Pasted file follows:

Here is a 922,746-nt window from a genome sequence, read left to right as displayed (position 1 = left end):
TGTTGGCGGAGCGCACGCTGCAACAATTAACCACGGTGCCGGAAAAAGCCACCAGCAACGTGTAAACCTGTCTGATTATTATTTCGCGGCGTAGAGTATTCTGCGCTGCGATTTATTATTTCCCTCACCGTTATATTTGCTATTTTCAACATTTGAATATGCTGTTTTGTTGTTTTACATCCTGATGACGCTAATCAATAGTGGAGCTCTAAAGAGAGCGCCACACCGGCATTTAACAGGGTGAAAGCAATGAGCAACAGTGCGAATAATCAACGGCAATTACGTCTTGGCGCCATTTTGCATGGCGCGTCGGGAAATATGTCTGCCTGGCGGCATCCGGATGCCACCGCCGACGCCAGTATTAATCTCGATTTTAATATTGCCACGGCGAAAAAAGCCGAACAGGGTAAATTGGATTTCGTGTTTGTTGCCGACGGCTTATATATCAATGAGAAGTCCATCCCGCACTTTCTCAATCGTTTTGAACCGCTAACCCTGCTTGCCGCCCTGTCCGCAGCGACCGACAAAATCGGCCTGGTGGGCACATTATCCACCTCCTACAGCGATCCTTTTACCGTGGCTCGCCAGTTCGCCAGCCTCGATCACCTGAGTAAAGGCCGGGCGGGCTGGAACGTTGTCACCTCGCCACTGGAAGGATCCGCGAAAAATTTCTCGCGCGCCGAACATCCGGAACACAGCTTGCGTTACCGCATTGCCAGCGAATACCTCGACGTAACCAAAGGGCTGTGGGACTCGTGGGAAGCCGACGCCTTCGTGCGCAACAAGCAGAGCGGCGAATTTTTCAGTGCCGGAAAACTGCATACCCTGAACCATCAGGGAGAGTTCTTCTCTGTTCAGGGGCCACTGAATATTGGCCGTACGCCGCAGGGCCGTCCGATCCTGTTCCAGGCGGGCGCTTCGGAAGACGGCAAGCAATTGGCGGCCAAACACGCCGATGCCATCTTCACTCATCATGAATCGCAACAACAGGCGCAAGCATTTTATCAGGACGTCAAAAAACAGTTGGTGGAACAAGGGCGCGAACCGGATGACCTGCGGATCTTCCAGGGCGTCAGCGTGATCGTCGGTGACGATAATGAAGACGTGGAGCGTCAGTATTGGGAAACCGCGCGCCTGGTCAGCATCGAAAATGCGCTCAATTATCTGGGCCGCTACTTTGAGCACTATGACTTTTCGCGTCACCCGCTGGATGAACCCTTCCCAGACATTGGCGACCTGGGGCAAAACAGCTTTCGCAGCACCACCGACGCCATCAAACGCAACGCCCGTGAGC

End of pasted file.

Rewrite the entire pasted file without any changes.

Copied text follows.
Here is a 922,746-nt window from a genome sequence, read left to right as displayed (position 1 = left end):
TGTTGGCGGAGCGCACGCTGCAACAATTAACCACGGTGCCGGAAAAAGCCACCAGCAACGTGTAAACCTGTCTGATTATTATTTCGCGGCGTAGAGTATTCTGCGCTGCGATTTATTATTTCCCTCACCGTTATATTTGCTATTTTCAACATTTGAATATGCTGTTTTGTTGTTTTACATCCTGATGACGCTAATCAATAGTGGAGCTCTAAAGAGAGCGCCACACCGGCATTTAACAGGGTGAAAGCAATGAGCAACAGTGCGAATAATCAACGGCAATTACGTCTTGGCGCCATTTTGCATGGCGCGTCGGGAAATATGTCTGCCTGGCGGCATCCGGATGCCACCGCCGACGCCAGTATTAATCTCGATTTTAATATTGCCACGGCGAAAAAAGCCGAACAGGGTAAATTGGATTTCGTGTTTGTTGCCGACGGCTTATATATCAATGAGAAGTCCATCCCGCACTTTCTCAATCGTTTTGAACCGCTAACCCTGCTTGCCGCCCTGTCCGCAGCGACCGACAAAATCGGCCTGGTGGGCACATTATCCACCTCCTACAGCGATCCTTTTACCGTGGCTCGCCAGTTCGCCAGCCTCGATCACCTGAGTAAAGGCCGGGCGGGCTGGAACGTTGTCACCTCGCCACTGGAAGGATCCGCGAAAAATTTCTCGCGCGCCGAACATCCGGAACACAGCTTGCGTTACCGCATTGCCAGCGAATACCTCGACGTAACCAAAGGGCTGTGGGACTCGTGGGAAGCCGACGCCTTCGTGCGCAACAAGCAGAGCGGCGAATTTTTCAGTGCCGGAAAACTGCATACCCTGAACCATCAGGGAGAGTTCTTCTCTGTTCAGGGGCCACTGAATATTGGCCGTACGCCGCAGGGCCGTCCGATCCTGTTCCAGGCGGGCGCTTCGGAAGACGGCAAGCAATTGGCGGCCAAACACGCCGATGCCATCTTCACTCATCATGAATCGCAACAACAGGCGCAAGCATTTTATCAGGACGTCAAAAAACAGTTGGTGGAACAAGGGCGCGAACCGGATGACCTGCGGATCTTCCAGGGCGTCAGCGTGATCGTCGGTGACGATAATGAAGACGTGGAGCGTCAGTATTGGGAAACCGCGCGCCTGGTCAGCATCGAAAATGCGCTCAATTATCTGGGCCGCTACTTTGAGCACTATGACTTTTCGCGTCACCCGCTGGATGAACCCTTCCCAGACATTGGCGACCTGGGGCAAAACAGCTTTCGCAGCACCACCGACGCCATCAAACGCAACGCCCGTGAGC